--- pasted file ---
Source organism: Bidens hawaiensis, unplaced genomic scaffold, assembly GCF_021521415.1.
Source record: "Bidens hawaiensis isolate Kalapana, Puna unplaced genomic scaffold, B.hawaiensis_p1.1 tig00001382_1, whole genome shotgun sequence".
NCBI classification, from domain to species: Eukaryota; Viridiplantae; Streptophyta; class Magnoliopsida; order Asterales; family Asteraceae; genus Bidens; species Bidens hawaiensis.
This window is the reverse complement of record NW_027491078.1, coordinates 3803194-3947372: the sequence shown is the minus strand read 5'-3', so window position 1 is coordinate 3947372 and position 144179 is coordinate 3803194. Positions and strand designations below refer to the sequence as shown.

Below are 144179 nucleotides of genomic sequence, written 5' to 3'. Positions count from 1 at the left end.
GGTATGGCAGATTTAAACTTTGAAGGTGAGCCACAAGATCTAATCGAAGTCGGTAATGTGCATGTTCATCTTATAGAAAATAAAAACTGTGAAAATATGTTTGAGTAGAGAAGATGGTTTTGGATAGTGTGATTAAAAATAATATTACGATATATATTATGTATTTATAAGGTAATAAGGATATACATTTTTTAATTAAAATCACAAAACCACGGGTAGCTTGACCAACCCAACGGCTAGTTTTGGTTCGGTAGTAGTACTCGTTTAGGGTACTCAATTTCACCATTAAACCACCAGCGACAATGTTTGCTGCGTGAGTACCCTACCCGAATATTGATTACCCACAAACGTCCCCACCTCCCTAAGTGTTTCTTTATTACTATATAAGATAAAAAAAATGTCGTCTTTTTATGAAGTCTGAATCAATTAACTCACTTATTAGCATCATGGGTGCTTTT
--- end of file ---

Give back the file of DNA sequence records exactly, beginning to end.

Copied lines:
Source organism: Bidens hawaiensis, unplaced genomic scaffold, assembly GCF_021521415.1.
Source record: "Bidens hawaiensis isolate Kalapana, Puna unplaced genomic scaffold, B.hawaiensis_p1.1 tig00001382_1, whole genome shotgun sequence".
NCBI classification, from domain to species: Eukaryota; Viridiplantae; Streptophyta; class Magnoliopsida; order Asterales; family Asteraceae; genus Bidens; species Bidens hawaiensis.
This window is the reverse complement of record NW_027491078.1, coordinates 3803194-3947372: the sequence shown is the minus strand read 5'-3', so window position 1 is coordinate 3947372 and position 144179 is coordinate 3803194. Positions and strand designations below refer to the sequence as shown.

Below are 144179 nucleotides of genomic sequence, written 5' to 3'. Positions count from 1 at the left end.
GGTATGGCAGATTTAAACTTTGAAGGTGAGCCACAAGATCTAATCGAAGTCGGTAATGTGCATGTTCATCTTATAGAAAATAAAAACTGTGAAAATATGTTTGAGTAGAGAAGATGGTTTTGGATAGTGTGATTAAAAATAATATTACGATATATATTATGTATTTATAAGGTAATAAGGATATACATTTTTTAATTAAAATCACAAAACCACGGGTAGCTTGACCAACCCAACGGCTAGTTTTGGTTCGGTAGTAGTACTCGTTTAGGGTACTCAATTTCACCATTAAACCACCAGCGACAATGTTTGCTGCGTGAGTACCCTACCCGAATATTGATTACCCACAAACGTCCCCACCTCCCTAAGTGTTTCTTTATTACTATATAAGATAAAAAAAATGTCGTCTTTTTATGAAGTCTGAATCAATTAACTCACTTATTAGCATCATGGGTGCTTTT